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Bid process

Internal debriefs

A few weeks ago, we wrote about the value of carrying out client debriefs whether you win or lose a tender. But that is only half of the debrief story. How often do you review the bid process with the bid team who went through it? 

Whether your organisation has multiple service areas and the bid team changes every time, or only one line of business and the same team on each bid – there will still be learnings, and opportunities to improve your processes and win rate. As the APMP Body of Knowledge (BOK) says, “from the internal lessons-learned debriefing, you can learn: how efficiently you operated [and] the strengths and weaknesses of your proposal process”. 

The internal debrief should be conducted as soon as possible after the bid has been submitted

According to the BOK, your process should be to conduct an internal review, develop your internal lessons learned, carry out the external client debrief, and then combine all feedback to develop and implement your improvement plans. While you will need to wait until the client award decision for an external debrief, the internal debrief should be conducted as soon as possible after the bid has been submitted – firstly so the process is fresh in the team’s minds, but also so the team is not clouded (negatively or positively!) by the award decision. 

The focus of the internal review should be positive – rather than ripping apart what went wrong. That is not to say you don’t discuss what didn’t work, but you should approach it from a positive and constructive slant. The session should include all key team members who were involved in the bid, such as technical/solution leads, operational leads, pricing, graphics/design etc. The BOK sets out some of the key areas to think about with the internal team:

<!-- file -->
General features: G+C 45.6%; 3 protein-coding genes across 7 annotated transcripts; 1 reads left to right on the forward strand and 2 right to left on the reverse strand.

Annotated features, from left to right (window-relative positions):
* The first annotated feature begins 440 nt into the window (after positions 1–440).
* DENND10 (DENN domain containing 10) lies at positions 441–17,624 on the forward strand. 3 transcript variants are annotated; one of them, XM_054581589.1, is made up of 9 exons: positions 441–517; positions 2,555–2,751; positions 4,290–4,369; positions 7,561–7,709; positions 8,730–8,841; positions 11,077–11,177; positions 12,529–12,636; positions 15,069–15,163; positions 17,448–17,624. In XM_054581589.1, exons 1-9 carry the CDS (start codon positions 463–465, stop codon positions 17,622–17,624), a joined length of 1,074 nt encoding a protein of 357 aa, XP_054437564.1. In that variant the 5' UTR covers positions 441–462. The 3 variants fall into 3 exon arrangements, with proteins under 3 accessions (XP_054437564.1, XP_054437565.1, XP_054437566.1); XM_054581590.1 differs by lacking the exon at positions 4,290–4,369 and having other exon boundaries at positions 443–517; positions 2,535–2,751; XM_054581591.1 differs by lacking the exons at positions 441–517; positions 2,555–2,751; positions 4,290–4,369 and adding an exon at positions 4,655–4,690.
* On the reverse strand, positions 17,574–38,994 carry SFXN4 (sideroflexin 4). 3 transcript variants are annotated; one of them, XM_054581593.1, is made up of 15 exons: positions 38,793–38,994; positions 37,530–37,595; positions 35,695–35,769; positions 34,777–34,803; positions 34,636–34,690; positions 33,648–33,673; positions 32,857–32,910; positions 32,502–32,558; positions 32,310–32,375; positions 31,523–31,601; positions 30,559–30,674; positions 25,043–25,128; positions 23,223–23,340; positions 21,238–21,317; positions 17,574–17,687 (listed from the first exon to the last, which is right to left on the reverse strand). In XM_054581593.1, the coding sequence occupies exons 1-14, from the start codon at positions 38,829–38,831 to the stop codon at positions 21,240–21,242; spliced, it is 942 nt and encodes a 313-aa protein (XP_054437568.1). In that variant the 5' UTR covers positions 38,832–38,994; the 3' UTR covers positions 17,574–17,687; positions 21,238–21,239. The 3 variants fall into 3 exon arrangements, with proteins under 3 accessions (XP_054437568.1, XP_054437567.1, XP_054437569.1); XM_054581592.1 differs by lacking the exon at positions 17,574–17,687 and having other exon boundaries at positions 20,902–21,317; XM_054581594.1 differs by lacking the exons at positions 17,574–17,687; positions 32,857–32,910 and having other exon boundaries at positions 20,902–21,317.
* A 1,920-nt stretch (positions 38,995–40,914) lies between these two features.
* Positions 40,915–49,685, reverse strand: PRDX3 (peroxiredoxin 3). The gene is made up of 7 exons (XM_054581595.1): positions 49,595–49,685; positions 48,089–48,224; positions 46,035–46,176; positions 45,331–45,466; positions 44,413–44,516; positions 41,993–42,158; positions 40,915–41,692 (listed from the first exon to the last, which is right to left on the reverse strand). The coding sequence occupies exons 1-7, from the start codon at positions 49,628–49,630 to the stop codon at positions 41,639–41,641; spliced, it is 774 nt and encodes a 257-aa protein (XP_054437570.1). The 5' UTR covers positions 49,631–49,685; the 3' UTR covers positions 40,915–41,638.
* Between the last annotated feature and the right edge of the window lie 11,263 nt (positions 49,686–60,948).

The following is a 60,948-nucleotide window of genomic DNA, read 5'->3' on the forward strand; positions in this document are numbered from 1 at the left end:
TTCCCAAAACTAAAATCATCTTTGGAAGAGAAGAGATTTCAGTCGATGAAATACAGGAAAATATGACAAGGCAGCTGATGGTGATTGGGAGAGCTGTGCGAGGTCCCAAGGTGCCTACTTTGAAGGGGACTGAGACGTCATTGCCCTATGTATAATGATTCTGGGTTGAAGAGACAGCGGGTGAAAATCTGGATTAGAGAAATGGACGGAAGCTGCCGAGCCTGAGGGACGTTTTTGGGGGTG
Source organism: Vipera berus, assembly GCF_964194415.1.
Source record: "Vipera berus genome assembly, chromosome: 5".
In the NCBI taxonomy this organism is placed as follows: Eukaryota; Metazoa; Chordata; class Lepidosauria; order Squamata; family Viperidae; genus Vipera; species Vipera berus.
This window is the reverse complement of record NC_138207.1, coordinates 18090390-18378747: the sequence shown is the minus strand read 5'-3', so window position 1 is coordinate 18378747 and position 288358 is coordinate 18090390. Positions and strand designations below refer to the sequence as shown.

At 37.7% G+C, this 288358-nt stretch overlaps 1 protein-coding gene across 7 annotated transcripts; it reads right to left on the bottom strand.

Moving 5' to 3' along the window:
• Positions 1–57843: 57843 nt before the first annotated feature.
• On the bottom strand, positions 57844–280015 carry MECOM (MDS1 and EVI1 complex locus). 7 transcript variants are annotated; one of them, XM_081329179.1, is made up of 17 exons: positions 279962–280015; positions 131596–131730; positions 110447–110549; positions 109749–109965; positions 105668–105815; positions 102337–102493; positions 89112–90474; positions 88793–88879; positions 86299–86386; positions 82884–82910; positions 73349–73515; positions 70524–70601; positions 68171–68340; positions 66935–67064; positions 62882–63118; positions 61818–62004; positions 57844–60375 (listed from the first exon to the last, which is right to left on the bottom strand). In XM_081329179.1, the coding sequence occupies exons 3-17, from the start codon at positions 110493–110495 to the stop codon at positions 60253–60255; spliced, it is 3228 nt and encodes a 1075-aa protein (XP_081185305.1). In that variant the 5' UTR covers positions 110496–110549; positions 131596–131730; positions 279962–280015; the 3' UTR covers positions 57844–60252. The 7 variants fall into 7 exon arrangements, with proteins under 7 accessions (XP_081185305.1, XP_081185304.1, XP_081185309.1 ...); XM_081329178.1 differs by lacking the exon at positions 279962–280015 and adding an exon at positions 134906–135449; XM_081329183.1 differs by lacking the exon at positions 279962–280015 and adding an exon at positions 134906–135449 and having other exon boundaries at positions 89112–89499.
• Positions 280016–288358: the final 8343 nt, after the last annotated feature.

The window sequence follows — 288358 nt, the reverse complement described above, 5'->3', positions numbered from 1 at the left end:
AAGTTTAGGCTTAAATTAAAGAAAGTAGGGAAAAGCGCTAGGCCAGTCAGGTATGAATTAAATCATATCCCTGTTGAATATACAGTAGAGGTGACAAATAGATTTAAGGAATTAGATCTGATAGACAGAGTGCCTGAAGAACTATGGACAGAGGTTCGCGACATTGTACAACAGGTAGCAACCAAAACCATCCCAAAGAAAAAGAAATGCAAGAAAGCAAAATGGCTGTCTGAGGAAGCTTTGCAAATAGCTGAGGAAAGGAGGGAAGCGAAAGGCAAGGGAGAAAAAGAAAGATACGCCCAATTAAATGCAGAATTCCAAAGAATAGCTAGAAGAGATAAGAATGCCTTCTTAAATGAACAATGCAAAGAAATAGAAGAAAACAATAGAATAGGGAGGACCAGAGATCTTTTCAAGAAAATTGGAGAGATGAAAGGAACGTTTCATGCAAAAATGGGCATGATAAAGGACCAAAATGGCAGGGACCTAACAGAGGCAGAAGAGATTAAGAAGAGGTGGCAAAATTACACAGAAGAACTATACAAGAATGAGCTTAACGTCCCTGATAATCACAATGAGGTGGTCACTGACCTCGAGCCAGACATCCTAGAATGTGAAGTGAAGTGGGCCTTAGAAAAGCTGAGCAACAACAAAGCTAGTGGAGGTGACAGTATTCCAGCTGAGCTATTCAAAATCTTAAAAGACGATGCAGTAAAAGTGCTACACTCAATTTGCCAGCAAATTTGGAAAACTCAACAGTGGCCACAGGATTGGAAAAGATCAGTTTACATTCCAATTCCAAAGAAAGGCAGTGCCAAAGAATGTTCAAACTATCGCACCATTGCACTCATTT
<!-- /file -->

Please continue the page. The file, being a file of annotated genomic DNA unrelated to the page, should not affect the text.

• How effective were our opportunity/capture planning and proposal management processes?
  • Did we get senior managers involved at appropriate points?
  • How do we rate the proposal for compliance, responsiveness, persuasiveness, and clarity?
  • Did we budget correctly for the proposal development efforts (resources, time, and money)?
  • Were the needed decision points properly scheduled and presented to senior management for bid/no-bid decisions?
  • Were the appropriate reviews done? Did they provide significant improvements to the final bid? What could be improved?
  • How well did the team(s) work together?

Consider using a structured feedback form to keep the session to a rough agenda, and to help later in coding/categorising the feedback received. You could also share this ahead of the meeting, so team members have an opportunity to reflect beforehand. When running the feedback session, the leader should encourage feedback to be shared constructively and focus on the bid, not the people involved. 

After the meeting, document lessons and summarise recommendations for improvements, combining them with client feedback into an organisational improvement plan which is communicated to the key stakeholders for action. As the BOK says, “lessons collected are not lessons learned”.

So next time you submit a bid, don’t fall into the trip of thinking the only valid feedback is from the client – your team members can provide equally valuable learnings!

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